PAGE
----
Also, I am curious to see how the short term ROI theme extends to a long term ROI theme. Assuming, some one did bite the bullet and implemented the value scenarios – will they need to spend even more money later to move to a longer term solution? Or will it be a close to seamless process? 

 

Next, I understand that a graphical visualization of the process comes with these value scenarios. Again – what is this trying to solve/address? I would like to think that a BPX type person can use this tool to define the high level process, and then functional experts who know the underlying systems can go configure their respective parts of the solution to make it work. But how is this different from BPM and CE functionality, where again a BPX could have modeled an end to end process and other experts could fill in the details?

 

Visual aids are great – no doubt, but it is not that it is a huge differentiator. Even without visual tools, customers have implemented cross functional SAP projects successfully. Even with all the visual tools – you still need a good deal of experience to configure the underlying systems. I guess one can argue that visual aids can augment and increase the productivity of these SAP experts that exist today, but I wonder if this will be a significant differentiator. What do you guys think? 

 

My last question is – what segment of SAP customers will use it? For one – in a tight economy, I wonder if a significant number of customers will upgrade their systems for the sake of using Value scenarios. So primarily, the audience would be the larger, more established implementations that have a committed upgrade plan, and who would upgrade to get into the “no more costly upgrades” state. To them, value scenarios should be a side benefit.  Do you guys see any other segment that would jump in now? 

 

I am trying to see when I can get my hands on a BS 7 system to see first hand how these actually work. if I am successfull, I will post my experiences in a follow up blog.

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  1. Vijay,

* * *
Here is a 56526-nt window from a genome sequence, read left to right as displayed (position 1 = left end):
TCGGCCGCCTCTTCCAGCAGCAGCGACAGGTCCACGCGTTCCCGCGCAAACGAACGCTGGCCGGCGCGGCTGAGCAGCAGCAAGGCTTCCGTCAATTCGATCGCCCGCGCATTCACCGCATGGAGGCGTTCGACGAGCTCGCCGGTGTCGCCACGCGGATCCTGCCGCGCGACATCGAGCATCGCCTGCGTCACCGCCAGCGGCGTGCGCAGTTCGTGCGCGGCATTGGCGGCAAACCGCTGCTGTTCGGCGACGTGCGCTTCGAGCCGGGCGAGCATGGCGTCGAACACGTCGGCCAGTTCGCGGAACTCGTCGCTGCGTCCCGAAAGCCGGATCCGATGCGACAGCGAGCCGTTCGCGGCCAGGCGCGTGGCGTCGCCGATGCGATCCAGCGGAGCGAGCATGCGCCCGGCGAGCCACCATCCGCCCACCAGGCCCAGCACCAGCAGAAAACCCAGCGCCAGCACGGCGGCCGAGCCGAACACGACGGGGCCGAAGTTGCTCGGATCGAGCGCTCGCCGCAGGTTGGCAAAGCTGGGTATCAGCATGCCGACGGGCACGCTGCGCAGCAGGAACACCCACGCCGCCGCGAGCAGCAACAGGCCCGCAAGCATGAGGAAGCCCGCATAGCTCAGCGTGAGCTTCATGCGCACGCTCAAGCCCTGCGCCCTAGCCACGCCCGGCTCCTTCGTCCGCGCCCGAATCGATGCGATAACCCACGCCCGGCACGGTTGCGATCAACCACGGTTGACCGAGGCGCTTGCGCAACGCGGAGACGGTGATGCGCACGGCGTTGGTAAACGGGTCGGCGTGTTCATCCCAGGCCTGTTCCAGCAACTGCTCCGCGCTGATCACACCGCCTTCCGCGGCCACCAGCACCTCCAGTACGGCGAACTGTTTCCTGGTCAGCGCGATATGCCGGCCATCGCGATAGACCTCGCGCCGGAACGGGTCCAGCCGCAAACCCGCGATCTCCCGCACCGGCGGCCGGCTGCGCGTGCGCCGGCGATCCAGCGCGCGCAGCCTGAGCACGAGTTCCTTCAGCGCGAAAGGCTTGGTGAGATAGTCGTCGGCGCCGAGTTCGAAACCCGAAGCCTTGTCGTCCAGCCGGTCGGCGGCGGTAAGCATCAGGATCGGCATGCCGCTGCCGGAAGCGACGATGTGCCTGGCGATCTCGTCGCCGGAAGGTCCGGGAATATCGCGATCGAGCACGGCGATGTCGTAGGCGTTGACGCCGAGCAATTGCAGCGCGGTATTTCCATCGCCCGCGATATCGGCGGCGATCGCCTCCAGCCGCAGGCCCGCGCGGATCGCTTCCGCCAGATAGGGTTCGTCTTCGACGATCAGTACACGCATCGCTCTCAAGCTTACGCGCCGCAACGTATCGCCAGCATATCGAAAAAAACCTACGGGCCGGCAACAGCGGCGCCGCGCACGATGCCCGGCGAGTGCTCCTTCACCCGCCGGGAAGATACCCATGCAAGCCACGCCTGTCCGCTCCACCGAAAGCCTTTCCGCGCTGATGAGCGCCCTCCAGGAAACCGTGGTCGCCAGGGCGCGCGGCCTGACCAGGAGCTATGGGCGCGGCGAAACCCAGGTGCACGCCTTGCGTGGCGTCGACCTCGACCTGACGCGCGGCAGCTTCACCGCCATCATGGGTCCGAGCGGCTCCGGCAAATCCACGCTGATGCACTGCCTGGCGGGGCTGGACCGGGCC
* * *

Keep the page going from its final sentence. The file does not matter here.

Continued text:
I have a few comments and not really answers to your questions.
    1)Most of the companies, as you highlighted have many other IT platforms which cover their end-end business scenarios. About 80% of the automated activities, which are standard activities (within an industry domain) are covered by business suite. These help the client to become as cost effective as possible with the best practices in their field. That being taken care of, the remaining 20% of automated activities – which allows the companies to differentiate themselves, are the ideal SOA candidates. These include processes which are integrated end to end (incl. third party software & manual activities). So SAP is allowing users to build a stronger cost effective platform over which then CE allows them reuse & build.
    2)Continuing with my point above, the standard processes are less volatile and are needed to be stable & reliable(taken care by BS). BPM deals with designing & executing volatile processes (with help of SOA) which are the on the top of this stable processes.
    3)Moving up in the process maturity curve & having a great ROI does not only include implementing a great IT platform. I think it is also about how you deal with process structure & process governance. How well a company measures its performance through process indicators & keeps working on continuous improvement.

    I am not really sure about you last two points though. In this kind of economy, customer really wants a REAL reason to shift to a new platform.

    Let me know what do you think.

    Regards,
    Anita